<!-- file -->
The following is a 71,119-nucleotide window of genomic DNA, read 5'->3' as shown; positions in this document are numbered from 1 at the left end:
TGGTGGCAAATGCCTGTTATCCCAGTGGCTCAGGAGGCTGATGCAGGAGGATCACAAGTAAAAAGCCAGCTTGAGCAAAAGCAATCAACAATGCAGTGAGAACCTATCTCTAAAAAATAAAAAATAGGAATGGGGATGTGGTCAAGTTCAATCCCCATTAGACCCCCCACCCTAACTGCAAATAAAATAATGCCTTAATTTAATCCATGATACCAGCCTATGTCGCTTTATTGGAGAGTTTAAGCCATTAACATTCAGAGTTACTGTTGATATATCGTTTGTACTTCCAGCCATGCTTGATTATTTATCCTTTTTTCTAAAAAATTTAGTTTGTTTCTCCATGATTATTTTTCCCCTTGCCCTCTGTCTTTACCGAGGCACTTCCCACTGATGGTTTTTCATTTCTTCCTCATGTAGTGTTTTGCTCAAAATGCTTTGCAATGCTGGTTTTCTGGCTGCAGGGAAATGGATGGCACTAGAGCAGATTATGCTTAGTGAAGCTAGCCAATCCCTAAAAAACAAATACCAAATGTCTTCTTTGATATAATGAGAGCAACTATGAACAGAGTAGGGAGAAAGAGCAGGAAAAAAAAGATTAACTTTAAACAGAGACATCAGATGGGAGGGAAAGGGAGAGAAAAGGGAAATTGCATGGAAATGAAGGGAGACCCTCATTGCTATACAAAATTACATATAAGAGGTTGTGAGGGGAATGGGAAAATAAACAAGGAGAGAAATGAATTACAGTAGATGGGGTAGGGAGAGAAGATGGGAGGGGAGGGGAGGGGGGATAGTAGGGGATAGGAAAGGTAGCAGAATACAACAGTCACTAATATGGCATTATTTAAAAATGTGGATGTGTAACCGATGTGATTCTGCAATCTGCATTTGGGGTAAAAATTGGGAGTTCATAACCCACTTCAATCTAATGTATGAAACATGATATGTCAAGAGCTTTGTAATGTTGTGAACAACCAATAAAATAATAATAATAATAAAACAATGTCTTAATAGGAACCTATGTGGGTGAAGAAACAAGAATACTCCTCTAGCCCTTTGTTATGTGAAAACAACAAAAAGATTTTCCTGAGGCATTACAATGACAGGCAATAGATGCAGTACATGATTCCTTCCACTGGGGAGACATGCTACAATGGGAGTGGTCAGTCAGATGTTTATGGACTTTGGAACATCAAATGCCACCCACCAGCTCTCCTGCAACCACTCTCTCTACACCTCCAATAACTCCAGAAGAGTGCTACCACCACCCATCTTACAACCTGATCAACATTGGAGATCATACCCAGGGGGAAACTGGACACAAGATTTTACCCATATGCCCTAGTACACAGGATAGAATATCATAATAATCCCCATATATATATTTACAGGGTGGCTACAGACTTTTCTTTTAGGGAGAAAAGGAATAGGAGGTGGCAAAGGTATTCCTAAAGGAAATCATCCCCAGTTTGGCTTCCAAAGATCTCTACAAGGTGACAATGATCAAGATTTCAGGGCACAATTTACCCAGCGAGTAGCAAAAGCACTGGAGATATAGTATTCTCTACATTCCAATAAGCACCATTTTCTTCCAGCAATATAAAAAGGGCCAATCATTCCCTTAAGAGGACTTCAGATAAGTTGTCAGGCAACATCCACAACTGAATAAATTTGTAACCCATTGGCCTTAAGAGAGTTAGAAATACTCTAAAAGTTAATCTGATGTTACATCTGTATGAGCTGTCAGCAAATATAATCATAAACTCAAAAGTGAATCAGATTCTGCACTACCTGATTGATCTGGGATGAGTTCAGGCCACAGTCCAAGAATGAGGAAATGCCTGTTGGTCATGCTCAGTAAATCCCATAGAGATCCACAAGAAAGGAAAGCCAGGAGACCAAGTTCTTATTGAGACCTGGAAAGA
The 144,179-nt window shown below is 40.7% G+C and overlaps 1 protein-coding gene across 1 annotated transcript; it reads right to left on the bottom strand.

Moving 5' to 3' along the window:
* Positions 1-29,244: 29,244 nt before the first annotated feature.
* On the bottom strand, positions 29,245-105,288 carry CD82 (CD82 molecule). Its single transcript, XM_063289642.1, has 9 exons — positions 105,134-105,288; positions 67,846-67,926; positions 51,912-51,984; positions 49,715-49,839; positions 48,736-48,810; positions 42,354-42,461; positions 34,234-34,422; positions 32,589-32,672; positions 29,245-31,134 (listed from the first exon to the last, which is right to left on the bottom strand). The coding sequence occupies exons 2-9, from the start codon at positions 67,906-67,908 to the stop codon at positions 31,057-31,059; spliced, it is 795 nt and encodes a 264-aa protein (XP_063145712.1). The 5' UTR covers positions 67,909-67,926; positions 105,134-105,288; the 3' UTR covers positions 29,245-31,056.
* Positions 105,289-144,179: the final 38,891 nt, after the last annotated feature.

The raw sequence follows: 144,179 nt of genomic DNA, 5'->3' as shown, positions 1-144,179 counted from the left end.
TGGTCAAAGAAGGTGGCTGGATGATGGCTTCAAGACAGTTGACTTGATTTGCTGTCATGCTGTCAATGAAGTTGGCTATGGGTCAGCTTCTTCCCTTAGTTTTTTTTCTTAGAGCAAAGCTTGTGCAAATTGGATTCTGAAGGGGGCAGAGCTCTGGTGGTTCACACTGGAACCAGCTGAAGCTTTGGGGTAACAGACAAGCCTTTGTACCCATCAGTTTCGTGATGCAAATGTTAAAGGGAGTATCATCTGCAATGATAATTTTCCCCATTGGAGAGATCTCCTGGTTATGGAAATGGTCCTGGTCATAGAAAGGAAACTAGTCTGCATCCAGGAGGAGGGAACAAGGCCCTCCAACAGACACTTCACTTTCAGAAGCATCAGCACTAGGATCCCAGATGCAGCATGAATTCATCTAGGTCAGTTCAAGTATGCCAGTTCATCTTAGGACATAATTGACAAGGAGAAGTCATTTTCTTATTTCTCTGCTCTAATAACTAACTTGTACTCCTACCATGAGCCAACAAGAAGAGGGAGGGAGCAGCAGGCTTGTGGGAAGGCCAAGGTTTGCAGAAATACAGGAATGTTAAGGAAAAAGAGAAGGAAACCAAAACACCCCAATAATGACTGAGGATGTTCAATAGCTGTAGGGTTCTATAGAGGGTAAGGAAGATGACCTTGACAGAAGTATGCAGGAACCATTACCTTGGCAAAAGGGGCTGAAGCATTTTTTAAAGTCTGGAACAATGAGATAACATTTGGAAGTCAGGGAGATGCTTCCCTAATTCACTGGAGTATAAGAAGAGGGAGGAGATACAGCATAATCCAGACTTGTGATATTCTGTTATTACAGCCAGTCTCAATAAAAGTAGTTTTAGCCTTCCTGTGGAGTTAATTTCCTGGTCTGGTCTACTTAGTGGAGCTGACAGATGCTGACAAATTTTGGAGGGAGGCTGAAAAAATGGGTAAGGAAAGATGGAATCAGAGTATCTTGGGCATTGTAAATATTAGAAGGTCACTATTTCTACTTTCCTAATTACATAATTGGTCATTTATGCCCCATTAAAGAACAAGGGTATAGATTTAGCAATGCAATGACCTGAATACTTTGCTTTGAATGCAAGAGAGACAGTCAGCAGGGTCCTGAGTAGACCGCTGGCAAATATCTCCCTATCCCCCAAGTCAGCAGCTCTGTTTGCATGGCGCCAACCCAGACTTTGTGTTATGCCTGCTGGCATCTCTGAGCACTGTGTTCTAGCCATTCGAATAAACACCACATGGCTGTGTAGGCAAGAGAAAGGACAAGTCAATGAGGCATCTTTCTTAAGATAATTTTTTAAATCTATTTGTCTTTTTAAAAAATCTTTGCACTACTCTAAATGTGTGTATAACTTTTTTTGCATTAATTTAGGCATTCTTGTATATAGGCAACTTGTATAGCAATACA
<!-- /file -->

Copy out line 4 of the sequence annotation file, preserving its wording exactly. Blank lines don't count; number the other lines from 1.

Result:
Moving 5' to 3' along the window: